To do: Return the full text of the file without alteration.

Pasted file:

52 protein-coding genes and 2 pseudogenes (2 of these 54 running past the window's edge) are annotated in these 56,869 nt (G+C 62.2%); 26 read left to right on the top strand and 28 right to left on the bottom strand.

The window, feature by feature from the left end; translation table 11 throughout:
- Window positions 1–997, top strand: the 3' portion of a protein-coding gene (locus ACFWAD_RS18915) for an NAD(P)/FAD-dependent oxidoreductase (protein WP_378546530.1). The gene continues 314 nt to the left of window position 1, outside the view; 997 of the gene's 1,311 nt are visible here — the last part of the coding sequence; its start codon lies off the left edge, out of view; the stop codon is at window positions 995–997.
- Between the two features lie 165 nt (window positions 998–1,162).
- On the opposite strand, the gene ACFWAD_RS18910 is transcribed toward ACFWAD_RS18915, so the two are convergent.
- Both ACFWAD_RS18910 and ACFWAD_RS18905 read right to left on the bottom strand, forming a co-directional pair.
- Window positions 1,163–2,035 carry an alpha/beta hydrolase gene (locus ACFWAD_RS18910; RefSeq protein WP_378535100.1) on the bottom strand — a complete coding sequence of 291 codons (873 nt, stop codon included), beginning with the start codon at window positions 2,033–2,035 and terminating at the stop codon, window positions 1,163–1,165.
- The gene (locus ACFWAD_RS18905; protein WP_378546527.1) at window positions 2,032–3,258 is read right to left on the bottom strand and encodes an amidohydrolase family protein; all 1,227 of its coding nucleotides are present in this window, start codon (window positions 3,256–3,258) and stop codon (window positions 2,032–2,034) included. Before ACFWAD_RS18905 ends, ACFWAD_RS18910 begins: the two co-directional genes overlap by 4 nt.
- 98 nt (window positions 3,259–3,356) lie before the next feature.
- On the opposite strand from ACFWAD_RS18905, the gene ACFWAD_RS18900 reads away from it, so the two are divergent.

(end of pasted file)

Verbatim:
52 protein-coding genes and 2 pseudogenes (2 of these 54 running past the window's edge) are annotated in these 56,869 nt (G+C 62.2%); 26 read left to right on the top strand and 28 right to left on the bottom strand.

The window, feature by feature from the left end; translation table 11 throughout:
- Window positions 1–997, top strand: the 3' portion of a protein-coding gene (locus ACFWAD_RS18915) for an NAD(P)/FAD-dependent oxidoreductase (protein WP_378546530.1). The gene continues 314 nt to the left of window position 1, outside the view; 997 of the gene's 1,311 nt are visible here — the last part of the coding sequence; its start codon lies off the left edge, out of view; the stop codon is at window positions 995–997.
- Between the two features lie 165 nt (window positions 998–1,162).
- On the opposite strand, the gene ACFWAD_RS18910 is transcribed toward ACFWAD_RS18915, so the two are convergent.
- Both ACFWAD_RS18910 and ACFWAD_RS18905 read right to left on the bottom strand, forming a co-directional pair.
- Window positions 1,163–2,035 carry an alpha/beta hydrolase gene (locus ACFWAD_RS18910; RefSeq protein WP_378535100.1) on the bottom strand — a complete coding sequence of 291 codons (873 nt, stop codon included), beginning with the start codon at window positions 2,033–2,035 and terminating at the stop codon, window positions 1,163–1,165.
- The gene (locus ACFWAD_RS18905; protein WP_378546527.1) at window positions 2,032–3,258 is read right to left on the bottom strand and encodes an amidohydrolase family protein; all 1,227 of its coding nucleotides are present in this window, start codon (window positions 3,256–3,258) and stop codon (window positions 2,032–2,034) included. Before ACFWAD_RS18905 ends, ACFWAD_RS18910 begins: the two co-directional genes overlap by 4 nt.
- 98 nt (window positions 3,259–3,356) lie before the next feature.
- On the opposite strand from ACFWAD_RS18905, the gene ACFWAD_RS18900 reads away from it, so the two are divergent.